Reliving the Past: ‘Transformers’ Franchise Review
As we head into the weekend – and the release of Michael Bay’s Transformers: Age of Extinction – I thought I’d do a quick review of the franchise.
Going into my rewatch of the films, I remembered being impressed by the first movie, severely disappointed by the second, and pleasantly surprised by the third.
After the rewatch, I had a much different opinion of the third movie while, unfortunately, begging the question: why are these movies being made? There are consistent mistakes throughout the franchise, but it really boils down to the fact that there are very few feasible storylines that involve a toy line.
For more specifics, here are my reviews:
[Be warned: minor spoilers ahead]
Transformers, Michael Bay’s first film in the franchise (with a budget of $150 million), had a few good components to start the franchise off. In short, Bay created a really “cool” film. Whether it is stupid or not to create a film on a toy line, Bay masterfully used visual effects to make the actual transformations really awesome.
The problem, like I hinted above, came with the story. Back in 2007 when this movie was made, Shia LaBeouf was the go-to generational actor. Today? Not so much. The script suffered by trying to make him a bigger part of the story than he probably deserved. This problem continues throughout the following movies, but it starts here.
The nice thing about first movies is this “starting here” point. The first film in a franchise is, generally speaking, the best. This really isn’t a landmark statement. Therefore, Transformers, while struggling with the plot elements, at least deserves credit for creating the Transformer universe – for better or for worse.
While first films are usually better, sequels usually suffer. There are rare instances (The Dark Knight, Toy Story, Lord of the Rings) where the second builds appropriately on the first. However, this isn’t usually the case, and it definitely isn’t the case for Transformers: Revenge of the Fallen.
Sam (LaBeouf’s character), having come off saving the world, again has no good reason being involved. I know an all-Transformers movie wouldn’t fly – there has to be some human aspect to the story – but there had to be a better way to incorporate the human characters.
In fact, Transformers had an awkwardly tacked on attempt at the end where Optimus Prime openly debated whether humans were inherently good (and thus whether the Transformers should let them live). However, this was barely good enough in the first movie and brutally attempted a second time around in Revenge of the Fallen.
In the end, Revenge of the Fallen turns out to perpetuate all the problems of the first movie (and thus the entire franchise). Michael Bay’s mentality seems to be action first, story second. And while this does create some fantastic set pieces and action sequences, it really makes the story, for the lack of a better term, suck. Continuing on, Megan Fox’s character really has no business being in the film (and I thought LaBeouf’s was unnecessary). Also, the film tries to hard too be funny, which at some points came off as offensive.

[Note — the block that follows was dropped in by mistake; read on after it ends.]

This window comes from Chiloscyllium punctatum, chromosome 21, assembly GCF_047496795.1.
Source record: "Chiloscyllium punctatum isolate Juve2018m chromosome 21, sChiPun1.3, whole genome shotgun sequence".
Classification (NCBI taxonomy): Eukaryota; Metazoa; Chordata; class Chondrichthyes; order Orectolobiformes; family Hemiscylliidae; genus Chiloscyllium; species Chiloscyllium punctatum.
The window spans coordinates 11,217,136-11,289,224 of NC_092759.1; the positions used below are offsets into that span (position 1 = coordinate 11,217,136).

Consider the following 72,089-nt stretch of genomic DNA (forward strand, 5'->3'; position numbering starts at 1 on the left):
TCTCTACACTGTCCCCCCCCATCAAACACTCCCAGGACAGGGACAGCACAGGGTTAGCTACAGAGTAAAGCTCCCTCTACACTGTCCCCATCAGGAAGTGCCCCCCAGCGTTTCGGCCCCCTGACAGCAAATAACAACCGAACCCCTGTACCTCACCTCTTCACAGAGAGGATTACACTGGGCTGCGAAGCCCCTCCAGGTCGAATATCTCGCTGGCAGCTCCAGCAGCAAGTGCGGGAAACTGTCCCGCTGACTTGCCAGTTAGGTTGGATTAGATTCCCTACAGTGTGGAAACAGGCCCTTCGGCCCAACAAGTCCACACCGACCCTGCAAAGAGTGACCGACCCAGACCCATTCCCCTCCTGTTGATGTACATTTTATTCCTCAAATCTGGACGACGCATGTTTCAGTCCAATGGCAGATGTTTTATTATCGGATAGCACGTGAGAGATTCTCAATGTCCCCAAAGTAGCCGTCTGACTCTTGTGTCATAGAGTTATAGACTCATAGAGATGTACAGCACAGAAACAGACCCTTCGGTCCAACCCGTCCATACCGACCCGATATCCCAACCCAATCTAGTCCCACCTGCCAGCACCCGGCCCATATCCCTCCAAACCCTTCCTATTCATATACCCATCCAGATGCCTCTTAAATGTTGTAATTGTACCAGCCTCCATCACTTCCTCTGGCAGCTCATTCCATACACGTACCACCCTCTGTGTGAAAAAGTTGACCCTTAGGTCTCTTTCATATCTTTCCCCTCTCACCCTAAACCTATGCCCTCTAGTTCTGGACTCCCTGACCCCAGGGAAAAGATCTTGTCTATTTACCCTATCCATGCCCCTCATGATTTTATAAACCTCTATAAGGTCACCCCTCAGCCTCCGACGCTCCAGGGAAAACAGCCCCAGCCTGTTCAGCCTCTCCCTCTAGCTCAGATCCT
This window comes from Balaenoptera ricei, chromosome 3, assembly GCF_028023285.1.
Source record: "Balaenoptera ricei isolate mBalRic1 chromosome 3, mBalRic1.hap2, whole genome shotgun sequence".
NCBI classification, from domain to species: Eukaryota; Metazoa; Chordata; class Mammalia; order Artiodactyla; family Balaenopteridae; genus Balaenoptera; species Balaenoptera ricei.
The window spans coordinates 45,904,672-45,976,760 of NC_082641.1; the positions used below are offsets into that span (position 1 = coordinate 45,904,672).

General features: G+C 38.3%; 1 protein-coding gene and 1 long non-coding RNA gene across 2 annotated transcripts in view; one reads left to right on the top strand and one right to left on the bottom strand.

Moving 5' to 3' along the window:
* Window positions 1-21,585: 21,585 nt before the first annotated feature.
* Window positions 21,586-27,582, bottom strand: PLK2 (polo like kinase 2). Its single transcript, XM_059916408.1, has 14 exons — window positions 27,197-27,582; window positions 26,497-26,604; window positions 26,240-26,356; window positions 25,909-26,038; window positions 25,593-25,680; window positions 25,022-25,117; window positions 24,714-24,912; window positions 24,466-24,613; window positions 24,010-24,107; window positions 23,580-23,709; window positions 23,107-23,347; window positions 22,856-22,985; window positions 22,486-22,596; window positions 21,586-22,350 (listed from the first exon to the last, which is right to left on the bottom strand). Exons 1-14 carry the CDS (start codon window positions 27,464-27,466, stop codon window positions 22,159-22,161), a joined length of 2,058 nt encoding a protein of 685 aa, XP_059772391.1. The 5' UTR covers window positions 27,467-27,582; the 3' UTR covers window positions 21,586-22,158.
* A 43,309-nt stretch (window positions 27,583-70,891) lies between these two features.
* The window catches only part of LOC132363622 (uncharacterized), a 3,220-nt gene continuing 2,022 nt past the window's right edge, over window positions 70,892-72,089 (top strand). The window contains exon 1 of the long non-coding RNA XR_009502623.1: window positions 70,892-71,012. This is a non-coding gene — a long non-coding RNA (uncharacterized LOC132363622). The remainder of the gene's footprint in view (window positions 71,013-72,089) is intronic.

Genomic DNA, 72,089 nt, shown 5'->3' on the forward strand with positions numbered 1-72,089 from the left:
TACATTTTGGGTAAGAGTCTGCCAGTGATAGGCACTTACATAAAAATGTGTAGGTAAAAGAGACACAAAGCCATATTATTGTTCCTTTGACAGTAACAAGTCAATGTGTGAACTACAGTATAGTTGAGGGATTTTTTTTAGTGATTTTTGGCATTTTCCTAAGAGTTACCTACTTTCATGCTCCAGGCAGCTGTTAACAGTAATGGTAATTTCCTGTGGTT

Revenge of the Fallen is the epitome of an unnecessary sequel. But with great box office numbers ($709 million the first time, $836 million the second time), networks don’t bat an eye at coming up with more. Hence, Transformers: Dark of the Moon.
I will give a little credit back to the writers here because Dark of the Moon does dive into the Transformers mythos a little bit. They take an X-Men approach by integrating the past into American history. We get flashes of the moon landing, talk of Sputnik, and an explantation for the Chernobyl disaster.
I’ll also give them credit for getting rid of Megan Fox.
But still, they had to find a way to keep LaBeouf around. This time, he is struggling to make a name for himself in the real world (an attempt, I’m sure, to connect with the college demographic).
Dark of the Moon never reaches quite the level of cheesiness as Revenge of the Fallen (although they do bring up the Matrix of Leadership again) but it also doesn’t outright work. The conflict is a lot bigger scale (again, reminding me of X-Men) but it still feels like lazy storytelling. I get it, conveniences (like Sam’s girlfriend’s boss ending up as the antagonist) happen with every film. These conveniences just can’t be so awful to the point where it looks like they were coming up with the plot as the movie unfolded.
I remembered being pleasantly surprised by Dark of the Moon but that just goes to show how low my expectations must’ve been. Yes, it is better than its predecessor. But no, it is not a good film by any stretch of the imagination.
Action first, story second, with a 2.5+ runtime on each film (yes, Age of Extinction continues this trend) has made the Transformer franchise wane with each film. However, the box office numbers don’t lie. Can Transformers: Age of Extinction breakaway from the critical rut they’re in? Check out the film this weekend (and check back for my review).
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